Random thoughts to start the week...
I have been happy to see some great liturgical changes being instituted at our parish lately. These changes have been subtle and slow (which I suspect is the result of a well thought-out pastoral decision on the part of our priest – it’s better not to ruffle feathers with too many changes at once). Among other things, he has replaced the cheap-looking wooden bowls and glass cups with proper gold and precious metal objects. On certain occasions he has worn older vestments, very ornate and well constructed, from decades ago, rather than the polyester bland (and sometimes garish) vestments that pass for liturgical garments these days. He has placed a set of kneelers in the sanctuary for the servers to kneel before the Blessed Sacrament during the consecration. And hand-bells are now rung at the consecration – which was not completely uncommon at our parish in years past, but now both servers have a set of bells (which I must say adds not only volume, but also depth of sound – very pretty) and they are rung at every Mass rather than just holy days.
Many of these changes are first introduced by our priest on a specific Feast or Holy Day – for instance the kneelers and bells came out on Corpus Christi – so there is usually a reason behind the change. But once the change is made, it tends to stay. And so, as another holy day comes around you might see some new object or action on the altar pertaining to that Feast or celebration. But then, when the holy day is over, the new practice remains and we have a more beautiful celebration each Sunday.
My hats are off to Father for his well-planned re-ordering of our worship. I hope for more to come. I can’t wait for the new Mass translation, to see if that affects more changes.
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I read recently that the Obama Administration is considering a proposal which, under the new healthcare law, would require all insurance companies to cover birth control as “preventative” medicine with no added cost to the consumer. Basically, they would lump contraception together with cancer screenings and other procedures designed to prevent diseases and then mandate that insurance providers pay for these things with no increase to premiums. This would mean that pregnancy will be treated as though it is a dreaded illness.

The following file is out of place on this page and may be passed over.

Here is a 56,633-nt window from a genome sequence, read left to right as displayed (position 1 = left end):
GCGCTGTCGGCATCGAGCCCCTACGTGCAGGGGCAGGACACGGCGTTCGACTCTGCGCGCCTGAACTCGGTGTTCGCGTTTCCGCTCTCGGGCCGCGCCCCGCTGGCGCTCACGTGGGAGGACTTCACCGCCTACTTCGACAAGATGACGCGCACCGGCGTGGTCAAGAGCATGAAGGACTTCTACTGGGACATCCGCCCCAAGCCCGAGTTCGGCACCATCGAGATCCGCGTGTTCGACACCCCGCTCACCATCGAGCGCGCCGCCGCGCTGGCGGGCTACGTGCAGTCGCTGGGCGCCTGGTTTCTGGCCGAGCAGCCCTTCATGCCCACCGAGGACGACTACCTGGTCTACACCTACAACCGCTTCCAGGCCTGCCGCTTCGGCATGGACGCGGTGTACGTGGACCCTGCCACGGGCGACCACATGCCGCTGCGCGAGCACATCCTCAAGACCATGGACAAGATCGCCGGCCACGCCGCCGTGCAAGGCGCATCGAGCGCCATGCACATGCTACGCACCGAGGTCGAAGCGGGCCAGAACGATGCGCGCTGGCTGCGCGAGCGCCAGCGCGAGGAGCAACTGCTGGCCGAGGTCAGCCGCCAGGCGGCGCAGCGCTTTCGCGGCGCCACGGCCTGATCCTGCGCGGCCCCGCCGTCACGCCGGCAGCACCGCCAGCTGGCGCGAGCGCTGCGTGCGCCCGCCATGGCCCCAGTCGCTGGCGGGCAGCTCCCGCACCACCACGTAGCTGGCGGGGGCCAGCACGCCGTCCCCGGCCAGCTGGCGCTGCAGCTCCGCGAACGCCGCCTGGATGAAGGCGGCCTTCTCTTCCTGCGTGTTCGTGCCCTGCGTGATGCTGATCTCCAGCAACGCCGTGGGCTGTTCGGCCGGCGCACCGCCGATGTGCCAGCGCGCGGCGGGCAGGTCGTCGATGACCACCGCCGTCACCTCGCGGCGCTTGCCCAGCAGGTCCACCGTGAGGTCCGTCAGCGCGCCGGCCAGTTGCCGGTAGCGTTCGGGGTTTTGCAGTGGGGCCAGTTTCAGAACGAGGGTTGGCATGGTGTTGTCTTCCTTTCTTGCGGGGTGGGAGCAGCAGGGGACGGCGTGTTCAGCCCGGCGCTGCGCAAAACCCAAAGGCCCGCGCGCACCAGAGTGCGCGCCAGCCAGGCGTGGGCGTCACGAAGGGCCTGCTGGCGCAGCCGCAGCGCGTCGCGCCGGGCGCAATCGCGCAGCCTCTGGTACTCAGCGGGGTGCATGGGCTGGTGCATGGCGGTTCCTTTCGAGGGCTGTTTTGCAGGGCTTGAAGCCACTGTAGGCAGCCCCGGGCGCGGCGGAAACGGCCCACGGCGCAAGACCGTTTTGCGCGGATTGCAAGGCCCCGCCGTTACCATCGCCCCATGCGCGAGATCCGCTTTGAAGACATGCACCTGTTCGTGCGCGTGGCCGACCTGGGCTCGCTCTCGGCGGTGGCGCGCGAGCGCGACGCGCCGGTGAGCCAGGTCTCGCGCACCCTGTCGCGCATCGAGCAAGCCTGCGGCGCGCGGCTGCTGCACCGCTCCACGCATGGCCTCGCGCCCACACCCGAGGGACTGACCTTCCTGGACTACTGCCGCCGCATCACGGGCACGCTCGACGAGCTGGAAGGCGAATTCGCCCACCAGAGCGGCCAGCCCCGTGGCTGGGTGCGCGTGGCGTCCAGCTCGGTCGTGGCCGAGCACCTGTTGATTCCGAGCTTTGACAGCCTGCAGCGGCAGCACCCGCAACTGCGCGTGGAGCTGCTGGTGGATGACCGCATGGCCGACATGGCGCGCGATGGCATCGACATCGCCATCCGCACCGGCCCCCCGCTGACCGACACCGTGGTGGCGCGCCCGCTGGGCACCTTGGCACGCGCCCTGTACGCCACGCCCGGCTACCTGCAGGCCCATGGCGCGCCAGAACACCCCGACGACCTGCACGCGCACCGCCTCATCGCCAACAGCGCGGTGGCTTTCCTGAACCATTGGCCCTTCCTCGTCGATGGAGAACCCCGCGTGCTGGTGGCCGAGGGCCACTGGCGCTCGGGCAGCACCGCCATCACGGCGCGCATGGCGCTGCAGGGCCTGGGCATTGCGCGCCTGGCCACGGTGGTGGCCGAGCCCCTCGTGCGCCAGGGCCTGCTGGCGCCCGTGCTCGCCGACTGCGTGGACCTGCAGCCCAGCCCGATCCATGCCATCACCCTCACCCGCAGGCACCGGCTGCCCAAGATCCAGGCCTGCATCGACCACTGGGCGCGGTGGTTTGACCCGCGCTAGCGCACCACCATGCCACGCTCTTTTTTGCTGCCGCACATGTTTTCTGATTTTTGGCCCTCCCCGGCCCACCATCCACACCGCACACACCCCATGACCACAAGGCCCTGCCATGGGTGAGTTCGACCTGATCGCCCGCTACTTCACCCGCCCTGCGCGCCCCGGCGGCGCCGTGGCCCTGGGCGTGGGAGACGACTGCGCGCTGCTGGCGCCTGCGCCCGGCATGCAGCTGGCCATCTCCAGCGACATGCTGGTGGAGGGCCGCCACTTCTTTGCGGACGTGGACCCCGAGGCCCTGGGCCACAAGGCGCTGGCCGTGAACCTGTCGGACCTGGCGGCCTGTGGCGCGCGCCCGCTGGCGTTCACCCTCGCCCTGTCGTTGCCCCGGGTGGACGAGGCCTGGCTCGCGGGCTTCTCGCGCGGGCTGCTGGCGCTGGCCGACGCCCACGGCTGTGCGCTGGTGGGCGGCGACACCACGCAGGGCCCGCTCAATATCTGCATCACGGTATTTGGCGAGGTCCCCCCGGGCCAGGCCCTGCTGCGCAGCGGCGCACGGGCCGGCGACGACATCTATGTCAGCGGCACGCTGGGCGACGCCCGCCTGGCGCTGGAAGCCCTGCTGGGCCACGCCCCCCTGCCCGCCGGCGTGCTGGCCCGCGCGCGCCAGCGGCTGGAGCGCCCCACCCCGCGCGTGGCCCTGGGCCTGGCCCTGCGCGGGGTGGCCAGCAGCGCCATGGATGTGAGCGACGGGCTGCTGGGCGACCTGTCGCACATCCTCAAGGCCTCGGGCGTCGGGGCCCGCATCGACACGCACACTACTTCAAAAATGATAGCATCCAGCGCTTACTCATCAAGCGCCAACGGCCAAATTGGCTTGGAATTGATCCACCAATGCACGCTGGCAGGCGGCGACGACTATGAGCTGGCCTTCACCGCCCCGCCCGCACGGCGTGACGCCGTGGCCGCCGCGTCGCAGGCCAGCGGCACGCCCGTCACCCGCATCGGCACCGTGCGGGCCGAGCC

This should come as no surprise from an Administration (and political party) that stands solidly on the side of the culture of death. According to them, the formation of new human life is a threat akin to cancer. Meanwhile it is ever more difficult to find good coverage for the expense related to the birth of a child, and the cost to the consumer for such coverage is huge. This healthcare law is codifying the culture of death into federal law and pushing our society beyond any sense of dignity for human life.
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I'm setting as a goal this week to finish writing a piece that I began at the start of the summer. I figure that if I post this comment here it will spur me to achieve that goal... We shall see.